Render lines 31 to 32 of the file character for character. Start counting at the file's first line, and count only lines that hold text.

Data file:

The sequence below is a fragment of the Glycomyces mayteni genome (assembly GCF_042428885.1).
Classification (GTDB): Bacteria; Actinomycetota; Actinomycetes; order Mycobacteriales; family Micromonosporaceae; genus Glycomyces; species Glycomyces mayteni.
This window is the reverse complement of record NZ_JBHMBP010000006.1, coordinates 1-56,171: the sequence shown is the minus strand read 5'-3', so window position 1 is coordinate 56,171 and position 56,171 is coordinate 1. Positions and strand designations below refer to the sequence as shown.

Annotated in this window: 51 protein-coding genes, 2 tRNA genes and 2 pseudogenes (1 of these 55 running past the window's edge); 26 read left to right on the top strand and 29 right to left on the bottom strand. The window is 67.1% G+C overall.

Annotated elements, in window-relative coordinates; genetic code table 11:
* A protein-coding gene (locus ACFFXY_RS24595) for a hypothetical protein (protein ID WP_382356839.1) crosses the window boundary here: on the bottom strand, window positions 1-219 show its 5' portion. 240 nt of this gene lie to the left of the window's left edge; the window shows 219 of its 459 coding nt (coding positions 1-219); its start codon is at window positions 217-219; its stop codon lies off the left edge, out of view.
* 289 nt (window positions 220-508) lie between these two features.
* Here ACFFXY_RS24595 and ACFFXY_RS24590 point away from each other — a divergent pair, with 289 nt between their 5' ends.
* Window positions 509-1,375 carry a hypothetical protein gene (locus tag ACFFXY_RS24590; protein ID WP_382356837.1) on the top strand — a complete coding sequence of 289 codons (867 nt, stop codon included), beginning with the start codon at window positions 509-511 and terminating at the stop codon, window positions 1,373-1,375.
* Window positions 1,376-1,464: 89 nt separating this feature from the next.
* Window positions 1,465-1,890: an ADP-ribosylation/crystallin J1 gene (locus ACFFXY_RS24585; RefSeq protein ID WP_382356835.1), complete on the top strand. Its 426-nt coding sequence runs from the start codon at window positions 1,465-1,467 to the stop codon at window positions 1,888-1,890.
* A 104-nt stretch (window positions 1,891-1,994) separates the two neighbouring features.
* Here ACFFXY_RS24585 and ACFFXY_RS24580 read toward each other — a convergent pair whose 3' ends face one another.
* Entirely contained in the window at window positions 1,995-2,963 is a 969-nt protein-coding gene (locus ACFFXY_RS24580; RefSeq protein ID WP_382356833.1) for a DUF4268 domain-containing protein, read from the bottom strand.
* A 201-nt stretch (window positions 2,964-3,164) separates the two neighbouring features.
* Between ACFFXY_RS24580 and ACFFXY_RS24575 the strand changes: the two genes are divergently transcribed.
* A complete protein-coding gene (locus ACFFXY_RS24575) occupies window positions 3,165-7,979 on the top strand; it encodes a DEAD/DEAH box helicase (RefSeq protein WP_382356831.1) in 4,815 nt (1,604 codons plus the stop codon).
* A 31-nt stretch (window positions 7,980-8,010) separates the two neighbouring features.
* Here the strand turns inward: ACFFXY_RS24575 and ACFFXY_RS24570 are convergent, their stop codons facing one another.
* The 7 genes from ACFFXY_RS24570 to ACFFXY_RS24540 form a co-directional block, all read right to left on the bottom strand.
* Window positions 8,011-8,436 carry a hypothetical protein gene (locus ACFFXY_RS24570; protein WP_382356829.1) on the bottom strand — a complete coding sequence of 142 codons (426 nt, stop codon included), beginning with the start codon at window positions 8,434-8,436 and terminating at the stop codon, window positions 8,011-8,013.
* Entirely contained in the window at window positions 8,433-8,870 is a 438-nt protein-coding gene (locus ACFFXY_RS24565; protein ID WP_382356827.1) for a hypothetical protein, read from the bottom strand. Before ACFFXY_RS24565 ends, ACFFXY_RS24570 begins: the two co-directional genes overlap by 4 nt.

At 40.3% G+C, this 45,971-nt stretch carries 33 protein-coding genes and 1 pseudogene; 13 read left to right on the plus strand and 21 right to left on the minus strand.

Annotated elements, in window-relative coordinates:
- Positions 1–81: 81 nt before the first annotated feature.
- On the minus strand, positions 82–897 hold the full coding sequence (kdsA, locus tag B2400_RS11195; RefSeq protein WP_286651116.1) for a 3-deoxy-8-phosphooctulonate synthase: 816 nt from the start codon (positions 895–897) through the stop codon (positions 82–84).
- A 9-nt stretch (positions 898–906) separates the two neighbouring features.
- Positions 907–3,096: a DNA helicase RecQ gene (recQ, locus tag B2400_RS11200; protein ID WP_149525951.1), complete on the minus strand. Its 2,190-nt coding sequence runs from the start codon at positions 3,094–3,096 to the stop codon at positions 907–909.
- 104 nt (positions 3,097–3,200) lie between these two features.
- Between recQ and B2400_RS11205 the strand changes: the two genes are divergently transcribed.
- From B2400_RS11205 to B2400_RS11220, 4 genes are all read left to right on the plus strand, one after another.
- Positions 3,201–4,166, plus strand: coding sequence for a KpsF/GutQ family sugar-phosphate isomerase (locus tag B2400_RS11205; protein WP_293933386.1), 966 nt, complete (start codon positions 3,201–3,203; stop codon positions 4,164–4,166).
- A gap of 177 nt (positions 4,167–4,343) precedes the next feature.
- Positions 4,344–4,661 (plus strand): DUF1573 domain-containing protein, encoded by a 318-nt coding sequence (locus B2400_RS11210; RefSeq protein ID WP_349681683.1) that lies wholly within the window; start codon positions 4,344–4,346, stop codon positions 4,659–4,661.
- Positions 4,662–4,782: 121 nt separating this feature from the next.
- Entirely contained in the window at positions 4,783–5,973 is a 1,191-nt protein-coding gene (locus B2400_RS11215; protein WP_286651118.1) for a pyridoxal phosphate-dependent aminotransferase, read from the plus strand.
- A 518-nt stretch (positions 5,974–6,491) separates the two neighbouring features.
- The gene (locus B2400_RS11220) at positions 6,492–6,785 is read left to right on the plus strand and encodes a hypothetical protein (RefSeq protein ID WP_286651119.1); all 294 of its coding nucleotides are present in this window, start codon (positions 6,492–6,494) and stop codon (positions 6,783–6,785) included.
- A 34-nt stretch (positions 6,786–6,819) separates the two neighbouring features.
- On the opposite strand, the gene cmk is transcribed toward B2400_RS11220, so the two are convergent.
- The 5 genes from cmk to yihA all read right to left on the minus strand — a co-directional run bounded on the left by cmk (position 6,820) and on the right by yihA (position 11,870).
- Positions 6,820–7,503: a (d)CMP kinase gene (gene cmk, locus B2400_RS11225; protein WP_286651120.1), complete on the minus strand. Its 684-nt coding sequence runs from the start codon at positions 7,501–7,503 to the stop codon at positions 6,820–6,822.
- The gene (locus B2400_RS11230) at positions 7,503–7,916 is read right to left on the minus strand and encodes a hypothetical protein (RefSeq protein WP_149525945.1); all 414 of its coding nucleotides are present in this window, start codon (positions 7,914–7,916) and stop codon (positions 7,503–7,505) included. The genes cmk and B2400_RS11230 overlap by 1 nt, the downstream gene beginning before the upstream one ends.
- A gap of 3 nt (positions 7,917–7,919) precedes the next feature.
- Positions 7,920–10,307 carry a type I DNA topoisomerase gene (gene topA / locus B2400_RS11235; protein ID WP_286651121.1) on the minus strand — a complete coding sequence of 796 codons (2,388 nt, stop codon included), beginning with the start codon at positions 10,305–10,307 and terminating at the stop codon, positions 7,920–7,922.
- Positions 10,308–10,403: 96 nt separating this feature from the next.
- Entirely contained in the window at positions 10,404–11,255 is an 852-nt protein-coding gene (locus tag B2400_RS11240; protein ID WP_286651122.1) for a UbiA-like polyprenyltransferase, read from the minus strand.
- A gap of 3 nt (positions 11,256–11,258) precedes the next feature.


- From B2400_RS11205 to B2400_RS11220, 4 genes are all read left to right on the plus strand, one after another.
- Positions 3,201–4,166, plus strand: coding sequence for a KpsF/GutQ family sugar-phosphate isomerase (locus tag B2400_RS11205; protein WP_293933386.1), 966 nt, complete (start codon positions 3,201–3,203; stop codon positions 4,164–4,166).